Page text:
HomeBlogMirror, Mirror On the Wall, Who’s the Thinnest of Them All?

Mirror, Mirror On the Wall, Who’s the Thinnest of Them All?

Women nowadays show increasing evidence of dissatisfaction with their bodies and pressure to conform to the ideal super model or Miss Universe body size. Kate Middleton’s slim figure has attracted a huge number of soon to be bride raising curiosity about the practice of so called ‘The Royal Wedding diet’ that reveals the secrets behind Kate’s weight. But not all women have the ideal body type portrayed by the media. Hence they end up eating in a dysfunctional fashion. They say “since we can’t change our height, surely we can definitely change our weight”.

Cultural belief and attitudes have been identified as significant contributing factors in the development of body image and eating disorders, as reported in one of the studies conducted in Malaysia. In this study, it is reported that Malaysians in Britain and Kuala Lumpur preferred slimmer female bodies than observers in semi-urban Kota Kinabalu, who in turn preferred slimmer figures than rural observers in East Malaysia. The idealisation of this body type could be a possible factor leading to anorexia nervosa. Thus, this can be predicting that for fat-concerned individuals, dieting and ultimate eating disorders will become increasingly common experiences for Malaysian women.

Development of disease anorexia

Anorexia involves people who intentionally starve themselves when they are already underweight. It is present when a person experiences severe disturbances in eating behaviour, such as extreme reduction of food intake or extreme overeating, or feelings of extreme distress or concern about body weight or shape.

They then progress to covert hiding of weight loss over exercising, starving, throwing food away, purging and more while convincing others that they are eating, but the whole time they are trying to maintain weight. Satistics in UK show that most cases of anorexia develop in girls and women where one in every 200 women is affected. Anorexia also affects one in every 2,000 men. Some experts are concerned that the number of men with this condition may increase.

Starvation, vomiting, abusing purgatives and laxatives and excessive exercise may lead to dehydration and low blood potassium levels which will induce psychological problem. Self-induced vomiting and dehydration cause metabolic alkalosis due to loss of potassium and chlorine, leading to muscle fatigue, tingling in hands and feet and may lead to heart failure. Many females with anorexia stop having their menstrual cycle for several months, a condition called amenorrhea.

Orthodox medical treatment

  • Refeeding if serious in hospital
  • Psychological support
  • Intense dietary re-training
  • Anti-depressant medications only if indicated
  • Oestrogen replacement therapy in women with amenorrhea

Eating disorders – Nutritional therapist approach

A nutritional therapist would work closely with doctors and possibly hospital therapist. It is important to increase the BMI with nutrient rich foods, without scaring the aneroxia individuals with foods that they find completely out of control. Nevertheless, in order to encourage healthy eating patterns, they need to be retrained in their eating habits and nutritional beliefs.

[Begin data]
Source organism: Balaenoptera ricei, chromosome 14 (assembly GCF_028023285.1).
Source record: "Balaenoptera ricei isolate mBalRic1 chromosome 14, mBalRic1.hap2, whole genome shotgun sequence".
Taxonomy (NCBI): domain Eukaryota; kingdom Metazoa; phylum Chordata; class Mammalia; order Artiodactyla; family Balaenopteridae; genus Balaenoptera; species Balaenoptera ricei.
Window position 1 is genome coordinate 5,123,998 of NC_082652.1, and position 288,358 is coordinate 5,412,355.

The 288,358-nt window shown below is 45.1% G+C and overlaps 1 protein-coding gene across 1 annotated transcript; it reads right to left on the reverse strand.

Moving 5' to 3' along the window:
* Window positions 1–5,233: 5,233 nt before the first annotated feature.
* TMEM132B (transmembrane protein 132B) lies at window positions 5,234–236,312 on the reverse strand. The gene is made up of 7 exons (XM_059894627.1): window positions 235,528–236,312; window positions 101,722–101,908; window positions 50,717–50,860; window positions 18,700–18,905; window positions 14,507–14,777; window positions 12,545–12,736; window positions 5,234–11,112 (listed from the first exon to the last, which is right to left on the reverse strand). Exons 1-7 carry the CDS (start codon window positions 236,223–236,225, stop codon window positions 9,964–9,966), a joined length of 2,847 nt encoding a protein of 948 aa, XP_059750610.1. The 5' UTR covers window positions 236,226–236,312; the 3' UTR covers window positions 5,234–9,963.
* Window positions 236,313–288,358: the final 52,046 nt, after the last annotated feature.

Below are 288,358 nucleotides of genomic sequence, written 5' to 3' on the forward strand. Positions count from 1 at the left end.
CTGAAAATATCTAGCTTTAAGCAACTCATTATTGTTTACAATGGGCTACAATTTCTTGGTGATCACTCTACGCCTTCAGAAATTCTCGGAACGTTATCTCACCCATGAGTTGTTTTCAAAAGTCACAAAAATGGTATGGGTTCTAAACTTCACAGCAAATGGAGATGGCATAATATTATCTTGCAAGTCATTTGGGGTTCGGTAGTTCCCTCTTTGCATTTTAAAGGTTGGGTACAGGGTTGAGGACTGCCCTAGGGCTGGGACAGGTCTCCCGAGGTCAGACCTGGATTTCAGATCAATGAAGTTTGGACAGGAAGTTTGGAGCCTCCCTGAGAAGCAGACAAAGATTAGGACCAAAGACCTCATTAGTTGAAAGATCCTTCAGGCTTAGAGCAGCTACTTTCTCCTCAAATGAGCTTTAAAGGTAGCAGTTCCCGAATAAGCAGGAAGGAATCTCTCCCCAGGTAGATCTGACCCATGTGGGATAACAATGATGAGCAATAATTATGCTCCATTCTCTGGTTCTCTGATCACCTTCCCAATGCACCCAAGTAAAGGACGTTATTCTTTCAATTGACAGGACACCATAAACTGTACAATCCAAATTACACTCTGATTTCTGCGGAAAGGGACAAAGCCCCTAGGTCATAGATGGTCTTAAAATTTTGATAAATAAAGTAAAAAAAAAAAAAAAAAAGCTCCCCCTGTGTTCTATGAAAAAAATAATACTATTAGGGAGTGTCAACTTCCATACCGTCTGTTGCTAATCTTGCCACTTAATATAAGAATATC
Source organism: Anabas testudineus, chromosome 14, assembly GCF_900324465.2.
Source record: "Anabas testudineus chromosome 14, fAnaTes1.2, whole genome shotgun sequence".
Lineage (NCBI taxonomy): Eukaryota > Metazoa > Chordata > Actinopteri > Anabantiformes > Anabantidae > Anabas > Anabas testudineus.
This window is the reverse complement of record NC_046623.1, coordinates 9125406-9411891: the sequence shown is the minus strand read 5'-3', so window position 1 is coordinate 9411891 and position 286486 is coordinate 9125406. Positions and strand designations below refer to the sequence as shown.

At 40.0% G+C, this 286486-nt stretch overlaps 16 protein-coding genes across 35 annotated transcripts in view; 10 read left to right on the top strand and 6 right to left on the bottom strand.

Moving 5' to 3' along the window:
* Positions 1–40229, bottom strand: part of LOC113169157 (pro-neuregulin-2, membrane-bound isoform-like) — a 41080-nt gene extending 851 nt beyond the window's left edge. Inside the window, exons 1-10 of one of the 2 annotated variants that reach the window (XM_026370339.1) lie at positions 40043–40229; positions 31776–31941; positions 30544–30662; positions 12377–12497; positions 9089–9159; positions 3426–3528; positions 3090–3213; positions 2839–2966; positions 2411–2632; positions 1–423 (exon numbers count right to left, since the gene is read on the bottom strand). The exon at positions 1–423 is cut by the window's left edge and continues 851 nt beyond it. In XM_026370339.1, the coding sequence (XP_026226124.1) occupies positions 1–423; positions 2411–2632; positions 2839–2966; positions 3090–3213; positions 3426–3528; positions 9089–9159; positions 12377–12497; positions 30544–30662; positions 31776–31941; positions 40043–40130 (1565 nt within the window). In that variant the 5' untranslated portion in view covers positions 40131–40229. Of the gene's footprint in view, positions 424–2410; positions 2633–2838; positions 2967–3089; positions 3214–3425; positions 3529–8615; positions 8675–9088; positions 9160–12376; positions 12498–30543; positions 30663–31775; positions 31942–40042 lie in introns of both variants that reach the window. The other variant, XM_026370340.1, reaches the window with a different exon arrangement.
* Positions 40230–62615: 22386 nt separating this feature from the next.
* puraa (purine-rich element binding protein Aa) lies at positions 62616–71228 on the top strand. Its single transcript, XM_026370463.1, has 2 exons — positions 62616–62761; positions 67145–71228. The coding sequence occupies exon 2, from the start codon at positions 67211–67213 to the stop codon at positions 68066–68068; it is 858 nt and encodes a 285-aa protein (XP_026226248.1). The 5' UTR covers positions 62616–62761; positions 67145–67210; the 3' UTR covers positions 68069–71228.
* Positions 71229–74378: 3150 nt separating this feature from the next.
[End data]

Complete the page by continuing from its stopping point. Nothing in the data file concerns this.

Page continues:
Although aneroxia individual will know how to calorie count much better than anyone but often mistaken. Hence, nutritional therapist would work on supporting absorption of nutrients and gut function to prevent further damage occurring to the body. The recommended weight gain is 0.5-1kg per week, which equates to 3,500 -7,000 extra calories a week.

Thus maintaing a healthy weight is important for them to be able to start the healing process of recovering from the disorder. While exercising is important for bone density, it should be done supervised to prevent over exercising to compensate for increased food intake.

Accepting the body you have

Men and women both experience pressure to achieve an unrealistic physical ideal, while the billion dollar diet industry profits from our national preoccupation with size. Let us all choose to adopt a healthy weight now and focus on feeling positive. Accept and enjoy your remarkable body – just as it is! Here are some suggestions:

Stop starvation and eat well

Start eating normally. Eating when you’re hungry, listening to your body and stopping when you feel full. Try eating regular meals (typically three) at the same time each day and snacking once or twice if you’re hungry.

Focus on the total person

You are more than individual body parts. Instead of focusing on particular physical features, remember that you are a unique person with a range of special gifts and talents. The greatest lifestyle improvement is for sedentary people to become active. Instead of exercising to reach a target weight, savour the joy of movement for its own sake. Have fun being physical without worrying about weight.

Practice positive thinking

Positive thinking is an essential part of healthy living, directly affecting our physical and mental well-being. Practice by complimenting yourself each day. Focus on your achievements, skills and lifestyle choices. Establish a support network of positive thinkers, and avoid those who remain focused on physical appearances. Accept who you are, and be proud of who you are!

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